More On Legal & Compliancefrom The Advisor's Professional Library
- Recent Changes in the Regulatory Landscape 2011 marked a major shift in the regulatory environment, as the SEC adopted rules for implementing the Dodd-Frank Act. Many changes to Investment Advisers Act were authorized by Title IV of the Dodd-Frank Act.
- Dealings With Qualified Clients and Accredited Investors Depending upon an RIAs business model and investment strategies, it may be important to identify “qualified clients” and “accredited investors.” The Dodd-Frank Act authorized the SEC to change which clients are defined by those terms.
Title VII, the two agencies say, provides for the comprehensive regulation of swaps and security-based swaps and includes definitions of key terms relating to such regulation. The title of the Dodd-Frank Act "requires the CFTC and the SEC, in consultation with the Board of Governors of the Federal Reserve System, to jointly further define the terms 'swap,' 'security-based swap,' 'swap dealer,' 'security-based swap dealer,' 'major swap participant,' 'major security-based swap participant,' 'eligible contract participant' and 'security-based swap agreement,' " the two agencies say in their release requesting public comments.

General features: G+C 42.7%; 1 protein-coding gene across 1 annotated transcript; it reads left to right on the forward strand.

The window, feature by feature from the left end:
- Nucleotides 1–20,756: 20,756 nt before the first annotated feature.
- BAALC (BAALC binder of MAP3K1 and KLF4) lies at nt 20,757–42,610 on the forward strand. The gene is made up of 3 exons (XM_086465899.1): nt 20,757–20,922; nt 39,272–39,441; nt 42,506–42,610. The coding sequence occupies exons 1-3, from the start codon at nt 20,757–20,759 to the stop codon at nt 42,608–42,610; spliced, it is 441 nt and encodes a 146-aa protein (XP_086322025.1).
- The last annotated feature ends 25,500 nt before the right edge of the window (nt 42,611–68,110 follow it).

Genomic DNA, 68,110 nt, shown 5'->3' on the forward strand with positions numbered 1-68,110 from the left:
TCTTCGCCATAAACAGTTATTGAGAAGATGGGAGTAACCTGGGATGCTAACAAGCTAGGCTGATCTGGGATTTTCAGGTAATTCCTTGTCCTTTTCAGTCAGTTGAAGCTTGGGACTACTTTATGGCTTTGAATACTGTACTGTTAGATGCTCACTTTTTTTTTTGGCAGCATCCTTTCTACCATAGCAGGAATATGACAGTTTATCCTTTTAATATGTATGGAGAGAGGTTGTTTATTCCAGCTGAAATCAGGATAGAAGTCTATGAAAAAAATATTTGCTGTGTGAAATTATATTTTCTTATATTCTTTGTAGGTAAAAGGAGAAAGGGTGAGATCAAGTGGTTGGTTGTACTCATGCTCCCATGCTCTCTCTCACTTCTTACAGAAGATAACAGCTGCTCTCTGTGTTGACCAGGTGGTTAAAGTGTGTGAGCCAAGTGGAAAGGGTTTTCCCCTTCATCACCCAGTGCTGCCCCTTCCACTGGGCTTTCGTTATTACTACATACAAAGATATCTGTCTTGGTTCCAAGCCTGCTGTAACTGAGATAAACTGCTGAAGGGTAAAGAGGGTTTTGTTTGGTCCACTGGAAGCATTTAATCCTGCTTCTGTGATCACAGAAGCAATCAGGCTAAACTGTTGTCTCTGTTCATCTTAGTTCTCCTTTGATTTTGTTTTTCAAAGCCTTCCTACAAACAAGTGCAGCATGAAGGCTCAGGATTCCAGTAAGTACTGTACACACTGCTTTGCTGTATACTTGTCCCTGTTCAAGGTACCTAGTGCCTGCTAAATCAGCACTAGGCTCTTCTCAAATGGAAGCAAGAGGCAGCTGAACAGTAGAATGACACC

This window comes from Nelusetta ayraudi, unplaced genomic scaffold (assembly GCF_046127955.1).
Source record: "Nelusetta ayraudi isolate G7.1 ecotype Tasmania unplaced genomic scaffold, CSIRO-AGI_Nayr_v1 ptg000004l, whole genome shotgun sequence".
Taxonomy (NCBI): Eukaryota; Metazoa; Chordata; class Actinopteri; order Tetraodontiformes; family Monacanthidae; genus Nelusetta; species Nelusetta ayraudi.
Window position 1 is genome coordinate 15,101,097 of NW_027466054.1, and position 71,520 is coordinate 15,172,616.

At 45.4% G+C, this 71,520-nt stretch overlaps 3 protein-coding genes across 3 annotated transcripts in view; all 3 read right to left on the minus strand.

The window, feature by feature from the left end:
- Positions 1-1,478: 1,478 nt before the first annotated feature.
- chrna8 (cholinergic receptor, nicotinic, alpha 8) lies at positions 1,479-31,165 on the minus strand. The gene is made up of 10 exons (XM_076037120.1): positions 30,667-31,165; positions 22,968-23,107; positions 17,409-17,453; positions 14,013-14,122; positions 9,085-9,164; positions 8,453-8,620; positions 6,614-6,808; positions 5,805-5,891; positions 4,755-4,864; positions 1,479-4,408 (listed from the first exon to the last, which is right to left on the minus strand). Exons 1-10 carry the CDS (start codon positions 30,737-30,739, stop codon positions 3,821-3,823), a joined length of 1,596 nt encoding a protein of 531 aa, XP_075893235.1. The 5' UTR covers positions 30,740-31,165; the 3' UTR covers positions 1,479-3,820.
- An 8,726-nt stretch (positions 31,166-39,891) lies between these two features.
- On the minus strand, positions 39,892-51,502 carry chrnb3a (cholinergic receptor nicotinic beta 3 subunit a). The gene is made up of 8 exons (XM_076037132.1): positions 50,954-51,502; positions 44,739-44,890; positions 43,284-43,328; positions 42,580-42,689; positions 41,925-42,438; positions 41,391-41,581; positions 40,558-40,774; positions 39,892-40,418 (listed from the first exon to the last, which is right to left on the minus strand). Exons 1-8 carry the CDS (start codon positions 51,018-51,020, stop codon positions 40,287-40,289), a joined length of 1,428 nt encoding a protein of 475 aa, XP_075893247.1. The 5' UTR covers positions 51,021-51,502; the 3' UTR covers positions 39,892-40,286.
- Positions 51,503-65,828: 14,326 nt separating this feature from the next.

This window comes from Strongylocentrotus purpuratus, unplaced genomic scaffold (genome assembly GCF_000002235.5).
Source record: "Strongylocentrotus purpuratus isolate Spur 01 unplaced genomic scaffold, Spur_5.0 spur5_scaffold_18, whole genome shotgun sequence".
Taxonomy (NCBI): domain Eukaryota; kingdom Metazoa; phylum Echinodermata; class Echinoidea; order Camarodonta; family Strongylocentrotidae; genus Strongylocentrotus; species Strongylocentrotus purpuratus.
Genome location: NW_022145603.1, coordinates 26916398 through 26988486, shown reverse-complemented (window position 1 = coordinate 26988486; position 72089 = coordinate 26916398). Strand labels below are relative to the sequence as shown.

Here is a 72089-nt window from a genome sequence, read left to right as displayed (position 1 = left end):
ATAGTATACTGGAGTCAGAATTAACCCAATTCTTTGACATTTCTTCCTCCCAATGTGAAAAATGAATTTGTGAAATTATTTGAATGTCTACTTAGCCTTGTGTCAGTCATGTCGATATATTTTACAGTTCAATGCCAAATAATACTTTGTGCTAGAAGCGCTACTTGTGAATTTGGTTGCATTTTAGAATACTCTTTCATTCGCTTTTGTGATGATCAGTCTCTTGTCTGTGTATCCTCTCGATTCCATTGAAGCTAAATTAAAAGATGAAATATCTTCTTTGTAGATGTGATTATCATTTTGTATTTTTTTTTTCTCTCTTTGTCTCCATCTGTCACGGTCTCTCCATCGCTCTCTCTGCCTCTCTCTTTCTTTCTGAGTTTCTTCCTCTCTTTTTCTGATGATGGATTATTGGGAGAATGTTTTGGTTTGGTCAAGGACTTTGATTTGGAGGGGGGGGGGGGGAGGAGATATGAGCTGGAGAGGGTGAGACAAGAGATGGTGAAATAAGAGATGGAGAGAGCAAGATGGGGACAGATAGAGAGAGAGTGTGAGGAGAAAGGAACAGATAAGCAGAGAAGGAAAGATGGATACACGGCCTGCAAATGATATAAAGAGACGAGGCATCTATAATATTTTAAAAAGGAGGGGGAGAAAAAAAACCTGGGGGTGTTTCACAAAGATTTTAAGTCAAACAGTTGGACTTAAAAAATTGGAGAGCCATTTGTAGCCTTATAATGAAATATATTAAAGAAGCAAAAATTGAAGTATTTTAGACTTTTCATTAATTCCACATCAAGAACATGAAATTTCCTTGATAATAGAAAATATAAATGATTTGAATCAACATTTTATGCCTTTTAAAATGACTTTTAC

Title VII also requires the CFTC and SEC to jointly prescribe regulations regarding "mixed swaps" as necessary to carry out the purposes of Title VII.
The SEC and CFTC also have a series of email links on the two agencies' Web sites to facilitate public comment regarding regulatory reform rulemaking under the Dodd-Frank Act.
Read a story about the SEC and CFTC's meeting on May 6 "Flash Crash" from the archives of InvestmentAdvisor.com.